‘Political choices get reduced to Pepsi or Coke – to slight nuances of taste, slight nuances of policy, slight alterations of design to account for local traditions, some loosening here and there, but never any major deviation from the core golden rules… ’
This is what Thomas Friedman wrote in the Lexus and the Olive Tree, which was a wry but fulsome defence of neoliberal globalisation. There are supposed to be no real choices left and politics gets reduced to a PR game to choose which puppet will implement the rules of the market.
The EU fiscal compact is designed to ensure there is no escape from the golden straightjacket. It comes straight from the writings of Frederick Hayek, the founder of neoliberal economics.
It demands that governments never spend more than 0.5% above the revenue they take in.
If their overall stock of debt comes to more than 60 % of the economy, they must cut state spending by 5 % a year – regardless of the social consequences.
(Ireland’s debt level is about to reach 118 % of GDP – so there will be a lot of cutting to do.)
Even if Irish hospitals were on the brink of collapse because of understaffing, their spending would still be cut. No element of social justice or concern will stand in the way – the Irish state will be squeezed dry until it conforms to the rules laid down by a faceless bureaucrat in Brussels.
Governments will also have to submit their budget plans to an unelected EU Commission and will be pressured into harmonising its proposals with their wider guidelines. One example has already occurred: the EU Commission co-ordinated measures in different countries to raise the pension age this year.
Should a country not comply with these measures it can be brought to the European Court of Justice and fined. In the case of Ireland, the fine would amount to €155 million.
These draconian measures are based on a false and distorted analysis of why the global economy crashed in 2008. In an extraordinary sleight of hand, the global elite parrot the line that the problem was over-spending by governments and states.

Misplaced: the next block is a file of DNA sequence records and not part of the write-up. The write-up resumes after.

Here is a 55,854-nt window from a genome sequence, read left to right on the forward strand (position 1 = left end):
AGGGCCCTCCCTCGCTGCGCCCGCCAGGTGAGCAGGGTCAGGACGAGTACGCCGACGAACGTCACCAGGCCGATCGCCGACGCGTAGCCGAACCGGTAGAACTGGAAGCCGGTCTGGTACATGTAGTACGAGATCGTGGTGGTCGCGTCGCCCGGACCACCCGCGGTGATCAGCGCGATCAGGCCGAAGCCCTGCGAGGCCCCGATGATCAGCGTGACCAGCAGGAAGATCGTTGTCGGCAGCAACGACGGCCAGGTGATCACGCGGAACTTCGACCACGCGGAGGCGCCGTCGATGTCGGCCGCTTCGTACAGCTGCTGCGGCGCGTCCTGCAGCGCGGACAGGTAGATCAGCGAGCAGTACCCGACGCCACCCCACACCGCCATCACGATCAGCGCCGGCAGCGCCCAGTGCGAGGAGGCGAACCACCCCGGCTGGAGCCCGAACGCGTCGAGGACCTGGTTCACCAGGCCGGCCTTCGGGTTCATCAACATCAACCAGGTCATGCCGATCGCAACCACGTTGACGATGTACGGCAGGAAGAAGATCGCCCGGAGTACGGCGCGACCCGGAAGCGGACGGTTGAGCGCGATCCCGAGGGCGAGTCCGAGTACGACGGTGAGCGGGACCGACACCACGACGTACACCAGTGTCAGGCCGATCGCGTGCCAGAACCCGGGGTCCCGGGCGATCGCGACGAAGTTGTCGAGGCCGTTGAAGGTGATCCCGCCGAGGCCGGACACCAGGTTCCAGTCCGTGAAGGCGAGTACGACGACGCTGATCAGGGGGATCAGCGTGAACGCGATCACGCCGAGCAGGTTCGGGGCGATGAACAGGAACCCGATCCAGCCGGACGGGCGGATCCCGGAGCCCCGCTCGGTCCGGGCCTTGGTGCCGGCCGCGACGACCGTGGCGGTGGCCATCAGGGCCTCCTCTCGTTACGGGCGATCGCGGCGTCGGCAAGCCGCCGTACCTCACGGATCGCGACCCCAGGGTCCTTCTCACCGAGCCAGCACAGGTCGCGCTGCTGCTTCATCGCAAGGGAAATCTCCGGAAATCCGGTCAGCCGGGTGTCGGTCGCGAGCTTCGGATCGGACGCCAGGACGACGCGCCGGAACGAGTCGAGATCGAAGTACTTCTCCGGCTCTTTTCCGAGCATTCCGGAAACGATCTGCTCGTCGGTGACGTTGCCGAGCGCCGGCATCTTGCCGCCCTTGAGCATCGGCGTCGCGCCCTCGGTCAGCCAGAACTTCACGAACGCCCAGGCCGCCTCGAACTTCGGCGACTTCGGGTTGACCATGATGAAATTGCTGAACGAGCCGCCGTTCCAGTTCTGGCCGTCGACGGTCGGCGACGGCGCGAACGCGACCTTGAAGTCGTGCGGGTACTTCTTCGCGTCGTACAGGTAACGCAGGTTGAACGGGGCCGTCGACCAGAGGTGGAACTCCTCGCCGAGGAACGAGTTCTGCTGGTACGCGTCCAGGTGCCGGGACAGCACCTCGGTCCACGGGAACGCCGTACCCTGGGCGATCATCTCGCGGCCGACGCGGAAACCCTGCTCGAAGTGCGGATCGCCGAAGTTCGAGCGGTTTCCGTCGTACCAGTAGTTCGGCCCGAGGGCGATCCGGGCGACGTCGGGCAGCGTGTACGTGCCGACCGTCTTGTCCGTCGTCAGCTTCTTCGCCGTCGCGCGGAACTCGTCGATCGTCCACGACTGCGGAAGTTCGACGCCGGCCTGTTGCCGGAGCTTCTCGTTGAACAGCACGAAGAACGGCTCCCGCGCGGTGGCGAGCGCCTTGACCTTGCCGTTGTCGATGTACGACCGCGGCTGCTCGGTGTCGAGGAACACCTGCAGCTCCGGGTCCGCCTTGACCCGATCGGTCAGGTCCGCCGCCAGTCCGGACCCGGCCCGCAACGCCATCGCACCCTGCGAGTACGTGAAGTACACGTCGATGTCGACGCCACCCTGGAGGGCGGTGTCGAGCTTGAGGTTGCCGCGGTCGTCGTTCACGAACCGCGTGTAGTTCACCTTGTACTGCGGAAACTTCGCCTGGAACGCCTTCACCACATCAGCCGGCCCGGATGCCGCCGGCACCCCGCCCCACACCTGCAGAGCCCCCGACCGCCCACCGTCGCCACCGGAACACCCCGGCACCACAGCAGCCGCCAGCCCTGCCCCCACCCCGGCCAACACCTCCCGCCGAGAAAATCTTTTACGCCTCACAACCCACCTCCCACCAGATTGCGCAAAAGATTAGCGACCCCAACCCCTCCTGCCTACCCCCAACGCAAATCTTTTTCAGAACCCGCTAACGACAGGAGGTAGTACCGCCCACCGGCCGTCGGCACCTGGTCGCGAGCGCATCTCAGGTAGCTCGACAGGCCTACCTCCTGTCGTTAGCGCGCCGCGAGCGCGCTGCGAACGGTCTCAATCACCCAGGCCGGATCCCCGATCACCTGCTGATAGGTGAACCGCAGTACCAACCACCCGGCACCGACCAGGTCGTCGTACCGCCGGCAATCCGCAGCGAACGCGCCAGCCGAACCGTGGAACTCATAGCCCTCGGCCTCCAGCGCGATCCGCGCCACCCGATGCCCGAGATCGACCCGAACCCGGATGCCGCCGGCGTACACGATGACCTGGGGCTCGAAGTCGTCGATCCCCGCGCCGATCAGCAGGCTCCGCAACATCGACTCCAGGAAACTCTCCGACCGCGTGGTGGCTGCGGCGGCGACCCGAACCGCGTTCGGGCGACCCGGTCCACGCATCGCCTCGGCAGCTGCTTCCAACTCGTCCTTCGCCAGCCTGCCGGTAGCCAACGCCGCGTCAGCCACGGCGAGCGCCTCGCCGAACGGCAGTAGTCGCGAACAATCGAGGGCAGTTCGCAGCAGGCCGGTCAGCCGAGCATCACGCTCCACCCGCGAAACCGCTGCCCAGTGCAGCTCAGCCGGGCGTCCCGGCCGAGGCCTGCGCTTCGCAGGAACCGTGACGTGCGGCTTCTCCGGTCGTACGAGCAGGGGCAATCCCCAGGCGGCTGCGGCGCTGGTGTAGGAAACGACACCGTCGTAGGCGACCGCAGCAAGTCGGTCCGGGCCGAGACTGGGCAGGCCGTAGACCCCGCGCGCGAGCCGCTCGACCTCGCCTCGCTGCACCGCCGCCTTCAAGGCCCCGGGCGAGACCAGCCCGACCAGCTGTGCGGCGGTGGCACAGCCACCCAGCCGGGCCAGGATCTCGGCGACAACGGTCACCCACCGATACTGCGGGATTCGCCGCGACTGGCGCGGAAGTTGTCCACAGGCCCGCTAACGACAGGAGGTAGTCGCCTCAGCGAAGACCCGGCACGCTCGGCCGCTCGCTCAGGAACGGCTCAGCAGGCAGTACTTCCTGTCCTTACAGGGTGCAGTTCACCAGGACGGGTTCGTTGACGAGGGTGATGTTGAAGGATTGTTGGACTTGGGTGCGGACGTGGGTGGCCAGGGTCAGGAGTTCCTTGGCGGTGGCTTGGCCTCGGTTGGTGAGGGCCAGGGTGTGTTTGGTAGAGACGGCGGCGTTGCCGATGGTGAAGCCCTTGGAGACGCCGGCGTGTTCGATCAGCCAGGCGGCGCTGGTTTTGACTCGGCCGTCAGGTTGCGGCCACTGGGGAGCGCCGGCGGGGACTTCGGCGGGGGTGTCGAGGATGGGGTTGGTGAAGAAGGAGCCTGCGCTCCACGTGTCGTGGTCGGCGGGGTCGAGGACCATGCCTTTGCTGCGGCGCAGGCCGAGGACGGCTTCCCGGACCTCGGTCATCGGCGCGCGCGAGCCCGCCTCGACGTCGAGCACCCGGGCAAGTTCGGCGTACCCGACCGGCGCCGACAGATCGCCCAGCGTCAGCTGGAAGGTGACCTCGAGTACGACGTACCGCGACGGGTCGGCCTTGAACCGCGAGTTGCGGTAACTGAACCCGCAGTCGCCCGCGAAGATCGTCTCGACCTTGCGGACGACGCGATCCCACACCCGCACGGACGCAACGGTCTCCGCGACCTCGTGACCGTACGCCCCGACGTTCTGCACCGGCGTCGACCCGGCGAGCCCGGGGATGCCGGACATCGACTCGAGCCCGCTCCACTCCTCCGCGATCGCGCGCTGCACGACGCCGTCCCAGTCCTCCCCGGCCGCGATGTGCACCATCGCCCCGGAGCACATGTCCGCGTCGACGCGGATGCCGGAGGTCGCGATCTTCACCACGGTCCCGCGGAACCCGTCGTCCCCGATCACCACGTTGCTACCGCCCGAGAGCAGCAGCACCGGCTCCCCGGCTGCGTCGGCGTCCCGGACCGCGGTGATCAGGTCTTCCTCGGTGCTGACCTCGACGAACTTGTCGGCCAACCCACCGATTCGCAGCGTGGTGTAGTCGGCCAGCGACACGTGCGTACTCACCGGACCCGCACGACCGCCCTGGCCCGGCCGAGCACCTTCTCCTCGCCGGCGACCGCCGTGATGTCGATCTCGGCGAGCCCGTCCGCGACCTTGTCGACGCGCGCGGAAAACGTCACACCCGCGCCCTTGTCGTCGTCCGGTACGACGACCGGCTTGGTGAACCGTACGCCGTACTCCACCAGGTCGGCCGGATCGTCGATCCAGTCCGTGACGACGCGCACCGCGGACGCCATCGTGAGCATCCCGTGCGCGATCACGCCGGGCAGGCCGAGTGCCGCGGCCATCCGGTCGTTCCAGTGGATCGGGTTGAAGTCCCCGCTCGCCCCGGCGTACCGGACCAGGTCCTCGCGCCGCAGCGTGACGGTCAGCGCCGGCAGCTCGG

The German Finance Minister, Wolfgang Schaube, who is one of the main architects of the fiscal pact, put it like this,
‘It is undisputed among economists worldwide that one of the main causes –if not the main cause of the turbulence - not just now - but already in 2008- was excessive public debt’.
This statement is entirely wrong. The Irish case demonstrates its total falsity as the diagram below illustrates. It shows that the Irish debt to GDP ratio stood at 25 % in 2007- which was way below the 60 % rule. But the crash still occurred because the root of the problem was not public spending but a private banking system that was out of control.
The elite, however, have no problem with lying.
During the Lisbon Treaty, they promised jobs if people voted Yes –but none arrived.
Even before the current referendum has begun, they are claiming that it is a vote about whether ‘we are in or out of the EU’. Yet there is no mechanism to expel countries either from the EU or even the eurozone. Britain and the Czech republic have already rejected this treaty and continue to remain members of the EU.
The real purpose of this referendum is to seal off local political elites from democratic pressures. The political establishments of Europe want to provide each other with political cover for the attacks they are mounting on their own people. They want to say that ‘it hurts us more than it hurts you – but we are bound by EU rules and we just have to do it’.
‘Debt breaker’ rules take no account of local conditions or particular economic problems. They are so stupid that their main advocates - up to now - are the extreme libertarian right who belong to movements like the Tea Party in the US.
In the name of individual liberty – in reality, the liberty of the rich – they seek to reduce the politicisation of economic decisions. Instead ‘economic governance’ is to be transferred to an ‘expert elite’ who are surrounded with corporate lobbyists who direct them to attack the conditions of working people. This crazy economics is now the main dogma of the EU elite.
The fiscal compact has been described as the longest and most boring suicide note in history. It is a recipe for permanent austerity that can only lead to the long-term decline of Europe. It is bad enough when one government – such as Ireland’s – tries to take the austerity route but when a whole continent follows a similar path, the market for goods and services will literally freeze up
The Socialist Workers Party will be mounting a vigorous campaign against this referendum.